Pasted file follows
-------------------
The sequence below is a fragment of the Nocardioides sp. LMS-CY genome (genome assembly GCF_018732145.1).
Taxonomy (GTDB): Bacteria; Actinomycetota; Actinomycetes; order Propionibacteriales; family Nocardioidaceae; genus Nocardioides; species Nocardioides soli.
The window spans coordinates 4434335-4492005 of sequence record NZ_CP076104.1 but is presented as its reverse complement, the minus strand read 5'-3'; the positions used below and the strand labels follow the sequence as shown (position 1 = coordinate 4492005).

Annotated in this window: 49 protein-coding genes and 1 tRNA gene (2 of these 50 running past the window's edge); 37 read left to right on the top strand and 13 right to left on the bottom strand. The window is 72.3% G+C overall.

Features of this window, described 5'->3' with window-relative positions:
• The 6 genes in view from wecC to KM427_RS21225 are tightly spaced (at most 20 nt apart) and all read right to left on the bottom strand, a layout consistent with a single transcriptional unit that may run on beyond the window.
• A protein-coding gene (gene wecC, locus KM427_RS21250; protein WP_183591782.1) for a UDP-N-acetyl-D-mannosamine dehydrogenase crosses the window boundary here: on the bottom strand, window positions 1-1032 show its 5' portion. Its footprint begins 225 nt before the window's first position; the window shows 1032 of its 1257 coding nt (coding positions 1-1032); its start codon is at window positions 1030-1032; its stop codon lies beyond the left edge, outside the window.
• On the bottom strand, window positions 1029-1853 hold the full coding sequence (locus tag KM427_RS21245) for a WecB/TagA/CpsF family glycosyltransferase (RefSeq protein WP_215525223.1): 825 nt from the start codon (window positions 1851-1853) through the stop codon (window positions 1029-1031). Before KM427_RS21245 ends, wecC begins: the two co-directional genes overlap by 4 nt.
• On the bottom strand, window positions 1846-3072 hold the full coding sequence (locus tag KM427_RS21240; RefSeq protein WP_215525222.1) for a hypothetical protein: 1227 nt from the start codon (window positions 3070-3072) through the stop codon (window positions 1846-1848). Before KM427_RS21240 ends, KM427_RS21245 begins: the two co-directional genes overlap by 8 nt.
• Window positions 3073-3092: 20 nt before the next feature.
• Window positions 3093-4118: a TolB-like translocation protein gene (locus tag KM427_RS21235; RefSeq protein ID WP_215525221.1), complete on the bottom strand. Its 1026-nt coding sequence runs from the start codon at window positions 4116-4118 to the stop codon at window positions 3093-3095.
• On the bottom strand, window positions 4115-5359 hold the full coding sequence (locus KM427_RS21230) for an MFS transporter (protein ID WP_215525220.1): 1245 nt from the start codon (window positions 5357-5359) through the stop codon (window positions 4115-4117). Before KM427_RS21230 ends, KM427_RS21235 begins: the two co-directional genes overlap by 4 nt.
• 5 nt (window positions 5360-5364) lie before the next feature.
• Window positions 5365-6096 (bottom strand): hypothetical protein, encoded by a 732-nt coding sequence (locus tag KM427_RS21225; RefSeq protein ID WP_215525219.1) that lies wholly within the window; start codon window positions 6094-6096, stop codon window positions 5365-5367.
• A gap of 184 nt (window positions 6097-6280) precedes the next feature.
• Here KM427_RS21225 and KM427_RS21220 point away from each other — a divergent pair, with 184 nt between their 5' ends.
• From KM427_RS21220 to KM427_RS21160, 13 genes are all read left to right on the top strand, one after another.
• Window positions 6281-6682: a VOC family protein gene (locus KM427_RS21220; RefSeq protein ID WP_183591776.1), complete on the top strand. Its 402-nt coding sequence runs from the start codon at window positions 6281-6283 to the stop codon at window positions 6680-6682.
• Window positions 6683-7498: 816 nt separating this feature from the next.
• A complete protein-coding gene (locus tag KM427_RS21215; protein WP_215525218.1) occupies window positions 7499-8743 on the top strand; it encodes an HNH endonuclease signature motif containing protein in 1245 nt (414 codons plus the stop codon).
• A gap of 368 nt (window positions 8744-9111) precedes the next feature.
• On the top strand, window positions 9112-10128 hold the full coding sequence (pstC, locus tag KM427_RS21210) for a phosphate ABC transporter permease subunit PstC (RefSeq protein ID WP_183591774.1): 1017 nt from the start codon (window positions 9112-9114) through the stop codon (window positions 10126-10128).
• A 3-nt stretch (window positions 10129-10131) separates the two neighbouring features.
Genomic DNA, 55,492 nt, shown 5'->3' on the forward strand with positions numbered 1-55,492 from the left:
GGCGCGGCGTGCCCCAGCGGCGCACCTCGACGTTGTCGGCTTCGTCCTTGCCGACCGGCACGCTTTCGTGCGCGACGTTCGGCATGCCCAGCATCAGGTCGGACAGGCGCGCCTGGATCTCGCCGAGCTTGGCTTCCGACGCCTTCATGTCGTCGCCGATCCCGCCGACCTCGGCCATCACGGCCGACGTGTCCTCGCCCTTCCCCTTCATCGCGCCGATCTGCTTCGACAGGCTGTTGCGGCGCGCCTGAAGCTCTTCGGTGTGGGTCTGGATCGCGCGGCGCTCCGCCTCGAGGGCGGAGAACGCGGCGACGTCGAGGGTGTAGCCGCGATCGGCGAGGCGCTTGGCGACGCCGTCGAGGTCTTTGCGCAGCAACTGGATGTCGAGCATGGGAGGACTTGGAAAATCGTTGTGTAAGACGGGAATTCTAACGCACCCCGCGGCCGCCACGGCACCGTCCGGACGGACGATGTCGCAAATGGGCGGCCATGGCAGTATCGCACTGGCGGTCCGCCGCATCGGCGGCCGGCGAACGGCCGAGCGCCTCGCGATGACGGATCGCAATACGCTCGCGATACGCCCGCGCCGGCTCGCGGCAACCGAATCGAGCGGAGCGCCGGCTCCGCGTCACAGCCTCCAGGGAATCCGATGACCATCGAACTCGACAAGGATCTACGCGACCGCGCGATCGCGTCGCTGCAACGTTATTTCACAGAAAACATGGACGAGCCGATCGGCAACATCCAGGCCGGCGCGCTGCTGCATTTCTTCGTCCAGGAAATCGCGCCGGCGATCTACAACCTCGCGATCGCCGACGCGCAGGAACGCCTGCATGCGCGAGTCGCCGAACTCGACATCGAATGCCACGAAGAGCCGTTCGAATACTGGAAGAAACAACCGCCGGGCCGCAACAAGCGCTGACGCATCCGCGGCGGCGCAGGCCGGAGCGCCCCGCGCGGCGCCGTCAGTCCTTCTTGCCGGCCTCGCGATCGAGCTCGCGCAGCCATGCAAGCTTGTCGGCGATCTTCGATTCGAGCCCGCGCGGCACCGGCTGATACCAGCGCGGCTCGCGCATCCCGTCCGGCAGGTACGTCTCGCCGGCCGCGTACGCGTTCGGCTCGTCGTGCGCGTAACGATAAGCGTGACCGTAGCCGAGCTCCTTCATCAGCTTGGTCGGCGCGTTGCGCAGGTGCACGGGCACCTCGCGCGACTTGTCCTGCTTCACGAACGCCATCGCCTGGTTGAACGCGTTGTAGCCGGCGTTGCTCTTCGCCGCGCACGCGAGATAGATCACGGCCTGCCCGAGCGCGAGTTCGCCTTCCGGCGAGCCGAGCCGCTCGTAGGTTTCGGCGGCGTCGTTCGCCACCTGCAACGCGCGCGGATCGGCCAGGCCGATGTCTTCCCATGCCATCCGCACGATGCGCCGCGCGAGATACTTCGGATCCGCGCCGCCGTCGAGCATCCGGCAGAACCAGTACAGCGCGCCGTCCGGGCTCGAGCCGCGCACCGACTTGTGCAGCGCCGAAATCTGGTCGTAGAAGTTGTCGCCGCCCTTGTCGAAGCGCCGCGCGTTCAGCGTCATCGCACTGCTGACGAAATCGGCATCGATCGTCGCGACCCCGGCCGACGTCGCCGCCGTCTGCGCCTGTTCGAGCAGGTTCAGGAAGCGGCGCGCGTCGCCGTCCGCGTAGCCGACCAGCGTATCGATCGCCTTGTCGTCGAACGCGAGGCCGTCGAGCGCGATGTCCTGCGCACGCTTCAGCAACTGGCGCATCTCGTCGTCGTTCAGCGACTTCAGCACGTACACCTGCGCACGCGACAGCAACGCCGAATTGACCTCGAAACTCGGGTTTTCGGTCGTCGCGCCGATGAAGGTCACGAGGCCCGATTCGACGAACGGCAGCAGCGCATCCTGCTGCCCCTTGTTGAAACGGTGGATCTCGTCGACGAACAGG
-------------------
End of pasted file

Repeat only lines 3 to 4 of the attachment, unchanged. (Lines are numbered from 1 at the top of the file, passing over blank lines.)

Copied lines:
The window spans coordinates 4434335-4492005 of sequence record NZ_CP076104.1 but is presented as its reverse complement, the minus strand read 5'-3'; the positions used below and the strand labels follow the sequence as shown (position 1 = coordinate 4492005).

Annotated in this window: 49 protein-coding genes and 1 tRNA gene (2 of these 50 running past the window's edge); 37 read left to right on the top strand and 13 right to left on the bottom strand. The window is 72.3% G+C overall.